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Advice and guidance from a physical therapist
Vanity is a key motivator in working the butt. We want a firm and round one. But there’s much more to it than appearance.
Stand Up – Go Walking
Did you know that the human body is equipped with a set of muscles called “anti-gravity muscles”? Did you know they’re in your buttocks? Read on to learn more about how strong buttocks support your posture and your endurance.
Physical therapist Anders Pedersen suggests it’s totally against nature that we humans walk upright. We are among very few mammals who walk on two legs, and that’s a huge load on the body.
The farther a mass is removed from Earth, the greater the pressure on it. Anders Pedersen explains that our upright bodies are working AGAINST gravity.
Were we to walk on all fours, the pressure would be distributed in a different way. As upright beings we experience an enormous pressure on the spine. To compensate, we need to choose the correct exercise and focus on the anti-gravity muscles, including the ones in our buttocks.
The muscles in our buttocks connect our upper and lower bodies and provide for balance and movement.
As humans, we start out as small “C” shapes. Then we straighten out to stand and walk, and finally we return to the “C” shape as we age. Throughout our lives, we stress our bodies as we sit at desks in positions that are counter to our upright stance, thereby pushing ourselves back into the “C” shape dictated by gravity. Anders Pedersen explains:
Our bodies cannot keep up with the lifestyles that are strengthening the muscles pulling us back to the “C” shape. That’s why it’s so important to strengthen the muscles that hold us upright – and among those, the buttock muscles are especially important.
Stand Up Straight
Many consider their rear end to be nothing but a sitting device. It’s not understood properly as a bridge between our lower and upper body that keeps us upright and strong.
The posterior consists of several key muscles with significant impact on our mobility and balance. They are gluteus maximus, gluteus medius and gluteus minimus. As the name implies, gluteus maximus is the largest of the three. It’s the one closest to the skin, the one we see and feel and interpret as our buttock (figure 1).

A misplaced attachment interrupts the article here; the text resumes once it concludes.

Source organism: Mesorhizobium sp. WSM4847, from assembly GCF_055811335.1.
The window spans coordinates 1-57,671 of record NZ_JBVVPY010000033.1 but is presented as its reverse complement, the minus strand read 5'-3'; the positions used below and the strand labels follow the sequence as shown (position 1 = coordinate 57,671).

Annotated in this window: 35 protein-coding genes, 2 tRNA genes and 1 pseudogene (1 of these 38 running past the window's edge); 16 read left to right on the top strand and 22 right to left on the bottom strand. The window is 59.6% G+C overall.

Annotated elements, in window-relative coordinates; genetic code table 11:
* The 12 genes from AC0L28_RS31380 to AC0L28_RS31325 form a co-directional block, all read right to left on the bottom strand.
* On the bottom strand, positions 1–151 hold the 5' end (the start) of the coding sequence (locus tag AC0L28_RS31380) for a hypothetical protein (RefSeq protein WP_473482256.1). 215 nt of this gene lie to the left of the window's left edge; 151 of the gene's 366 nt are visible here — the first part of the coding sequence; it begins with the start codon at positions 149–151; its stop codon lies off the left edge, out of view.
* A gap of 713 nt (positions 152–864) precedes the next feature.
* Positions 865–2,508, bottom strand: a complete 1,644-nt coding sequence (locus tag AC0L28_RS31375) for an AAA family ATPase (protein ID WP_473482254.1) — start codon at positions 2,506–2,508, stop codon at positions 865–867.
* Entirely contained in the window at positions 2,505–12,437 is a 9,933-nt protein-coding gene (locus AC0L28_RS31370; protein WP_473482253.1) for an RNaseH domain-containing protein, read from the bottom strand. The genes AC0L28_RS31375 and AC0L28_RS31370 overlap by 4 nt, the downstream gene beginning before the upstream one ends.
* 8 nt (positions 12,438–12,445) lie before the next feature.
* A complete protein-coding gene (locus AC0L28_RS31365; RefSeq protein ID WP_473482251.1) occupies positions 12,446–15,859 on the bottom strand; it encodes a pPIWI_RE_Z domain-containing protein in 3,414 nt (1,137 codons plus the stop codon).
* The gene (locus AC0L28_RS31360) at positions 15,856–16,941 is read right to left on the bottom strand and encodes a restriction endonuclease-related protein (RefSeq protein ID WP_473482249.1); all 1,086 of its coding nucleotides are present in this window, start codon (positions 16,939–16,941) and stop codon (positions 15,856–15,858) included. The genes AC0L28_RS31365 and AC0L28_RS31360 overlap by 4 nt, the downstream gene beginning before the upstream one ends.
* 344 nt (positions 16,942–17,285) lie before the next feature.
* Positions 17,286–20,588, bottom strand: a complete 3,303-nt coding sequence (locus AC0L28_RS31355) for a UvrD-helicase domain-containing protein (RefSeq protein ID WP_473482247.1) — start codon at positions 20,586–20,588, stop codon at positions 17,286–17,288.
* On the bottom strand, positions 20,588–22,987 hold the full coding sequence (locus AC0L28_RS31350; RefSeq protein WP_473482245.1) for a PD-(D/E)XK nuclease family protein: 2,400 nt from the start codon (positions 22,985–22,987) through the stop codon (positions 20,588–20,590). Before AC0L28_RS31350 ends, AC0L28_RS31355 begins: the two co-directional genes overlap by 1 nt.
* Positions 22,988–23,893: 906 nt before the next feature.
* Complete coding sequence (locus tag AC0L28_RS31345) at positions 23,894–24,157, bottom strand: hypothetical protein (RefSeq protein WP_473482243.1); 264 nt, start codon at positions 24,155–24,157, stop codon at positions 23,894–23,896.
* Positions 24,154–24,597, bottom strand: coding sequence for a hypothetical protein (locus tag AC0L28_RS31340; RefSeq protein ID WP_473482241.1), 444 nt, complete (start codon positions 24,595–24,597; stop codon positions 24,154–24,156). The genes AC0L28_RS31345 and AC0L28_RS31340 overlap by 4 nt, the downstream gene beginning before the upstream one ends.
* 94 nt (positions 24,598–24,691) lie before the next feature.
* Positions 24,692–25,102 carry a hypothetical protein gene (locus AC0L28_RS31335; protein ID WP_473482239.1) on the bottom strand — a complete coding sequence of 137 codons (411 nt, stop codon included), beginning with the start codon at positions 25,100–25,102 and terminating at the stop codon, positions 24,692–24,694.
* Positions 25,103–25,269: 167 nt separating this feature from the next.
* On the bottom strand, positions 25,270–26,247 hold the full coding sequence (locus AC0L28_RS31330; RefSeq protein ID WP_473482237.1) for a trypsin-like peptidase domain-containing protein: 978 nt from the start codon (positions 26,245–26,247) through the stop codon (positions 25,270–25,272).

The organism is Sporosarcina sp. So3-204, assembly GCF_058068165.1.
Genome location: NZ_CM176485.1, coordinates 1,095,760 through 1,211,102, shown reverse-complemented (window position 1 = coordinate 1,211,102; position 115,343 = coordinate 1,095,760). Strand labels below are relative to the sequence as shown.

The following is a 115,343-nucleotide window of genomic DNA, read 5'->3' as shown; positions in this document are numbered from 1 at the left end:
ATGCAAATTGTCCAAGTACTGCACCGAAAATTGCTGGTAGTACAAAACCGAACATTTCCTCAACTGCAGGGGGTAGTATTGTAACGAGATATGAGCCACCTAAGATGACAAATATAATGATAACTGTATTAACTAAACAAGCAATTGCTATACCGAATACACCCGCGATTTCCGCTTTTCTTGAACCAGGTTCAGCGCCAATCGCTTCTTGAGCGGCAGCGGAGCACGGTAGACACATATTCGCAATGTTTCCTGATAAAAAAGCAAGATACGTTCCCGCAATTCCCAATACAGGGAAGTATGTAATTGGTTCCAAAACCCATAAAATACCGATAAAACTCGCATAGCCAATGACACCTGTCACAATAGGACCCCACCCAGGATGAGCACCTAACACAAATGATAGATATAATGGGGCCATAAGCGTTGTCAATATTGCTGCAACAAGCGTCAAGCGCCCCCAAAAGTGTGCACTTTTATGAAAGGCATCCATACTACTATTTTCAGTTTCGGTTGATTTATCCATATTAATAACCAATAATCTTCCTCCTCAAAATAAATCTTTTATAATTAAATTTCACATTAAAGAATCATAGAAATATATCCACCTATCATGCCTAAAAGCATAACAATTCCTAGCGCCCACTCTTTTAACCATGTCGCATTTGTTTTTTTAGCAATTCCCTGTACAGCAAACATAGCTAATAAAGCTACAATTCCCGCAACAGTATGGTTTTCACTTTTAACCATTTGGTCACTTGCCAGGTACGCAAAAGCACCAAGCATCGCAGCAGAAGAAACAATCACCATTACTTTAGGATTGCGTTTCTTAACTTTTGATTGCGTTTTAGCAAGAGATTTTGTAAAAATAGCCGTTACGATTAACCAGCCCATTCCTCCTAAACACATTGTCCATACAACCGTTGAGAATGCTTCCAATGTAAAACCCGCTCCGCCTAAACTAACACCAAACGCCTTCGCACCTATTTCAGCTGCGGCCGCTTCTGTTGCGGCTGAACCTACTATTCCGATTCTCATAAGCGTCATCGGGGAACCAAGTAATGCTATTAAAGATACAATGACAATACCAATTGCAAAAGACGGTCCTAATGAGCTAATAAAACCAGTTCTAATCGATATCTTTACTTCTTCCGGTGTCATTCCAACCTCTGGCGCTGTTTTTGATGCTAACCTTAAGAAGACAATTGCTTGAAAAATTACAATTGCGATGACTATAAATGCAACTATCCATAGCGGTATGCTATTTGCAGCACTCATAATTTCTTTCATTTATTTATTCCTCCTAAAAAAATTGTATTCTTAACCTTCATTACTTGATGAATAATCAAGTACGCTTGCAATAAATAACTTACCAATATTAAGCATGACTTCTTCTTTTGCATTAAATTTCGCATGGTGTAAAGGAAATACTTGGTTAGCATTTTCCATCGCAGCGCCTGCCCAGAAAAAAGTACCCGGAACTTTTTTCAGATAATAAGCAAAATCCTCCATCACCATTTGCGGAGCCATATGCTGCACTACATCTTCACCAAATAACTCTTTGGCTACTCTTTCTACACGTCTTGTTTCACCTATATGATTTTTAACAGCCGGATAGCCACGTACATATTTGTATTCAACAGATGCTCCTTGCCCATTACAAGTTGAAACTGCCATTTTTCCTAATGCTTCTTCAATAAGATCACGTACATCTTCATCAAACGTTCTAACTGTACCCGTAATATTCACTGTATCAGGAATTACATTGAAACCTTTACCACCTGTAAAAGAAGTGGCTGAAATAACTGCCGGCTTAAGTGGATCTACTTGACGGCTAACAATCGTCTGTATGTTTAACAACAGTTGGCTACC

Gluteus medius is a cutlet-shaped muscle attached to the hip, and minimus is the smallest of the three, hidden behind the other two. Gluteus maximus keeps us upright, gets us up from a sitting to a standing position, and gives us the ability to maintain balance. It resists the pressure imposed by gravity during our entire lives. If this muscle is out of function, the body cannot stand up straight.
In his work as a physical therapist, Anders Pedersen has witnessed what happens when we don’t pay attention to the muscle groups that keep us walking and standing.
In conjunction with a strong back, the muscles in the buttocks work to keep us erect and on our feet. If the large buttock muscle doesn’t function properly for whatever reason, you may experience pain in the back, hip, knee, and lower leg. In some cases, injuries may result.
Therefore, you should rather give your butt a good deal of attention – and lots of workout. Checking a good butt off your wish list is just an extra benefit.
ANDERS’ TIPS for anti-gravity muscles
We have been equipped with anti-gravity muscles in the full length of our body, and they need attention. They need to be stronger than the muscles that ‘fold’ us.
For this reason, you should pay attention to mix of exercises in your program. If you do a lot of stomach exercises, you should include back exercises
Three Exercises for Strengthening the Buttocks and the Back
1. GLUTE BRIDGE
Lie on the floor with your legs bent and your arms comfortably beside you. Pull your navel toward your spine and tighten your buttocks. Lift your pelvis and lower back while slowly inhaling. Raise your lower back as high off the floor as you can. Hold the position for a few seconds. Return to the starting position while exhaling. Repeat 10 times (1 set). Pause briefly and do two more sets.
2. GLUTE BRIDGE – SINGLE LEG
Lie on your back with your arms comfortably beside you, one leg bent and the other stretched out at approximately a 45-degree angle. Tighten buttocks and thigh muscles. Lift the pelvis and lower back off the floor while slowly inhaling. Hold the position for a few seconds. Slowly return to the starting position while exhaling. Switch legs and repeat. Do one set of 10 exercises, alternating legs, then do two more sets.
3. DIAGONAL LIFT
Lie flat on your stomach with your arms stretched above your head. Lift one arm and the opposite leg off the floor while inhaling and slowly lower them while exhaling. Switch sides and repeat. Repeat 10 times, alternating arms/legs. Do 3 sets in total.
For an extra strength challenge, place a kettlebell or a couple of dumbbells on your stomach during the first two of the exercises above.
This is also available in: Dansk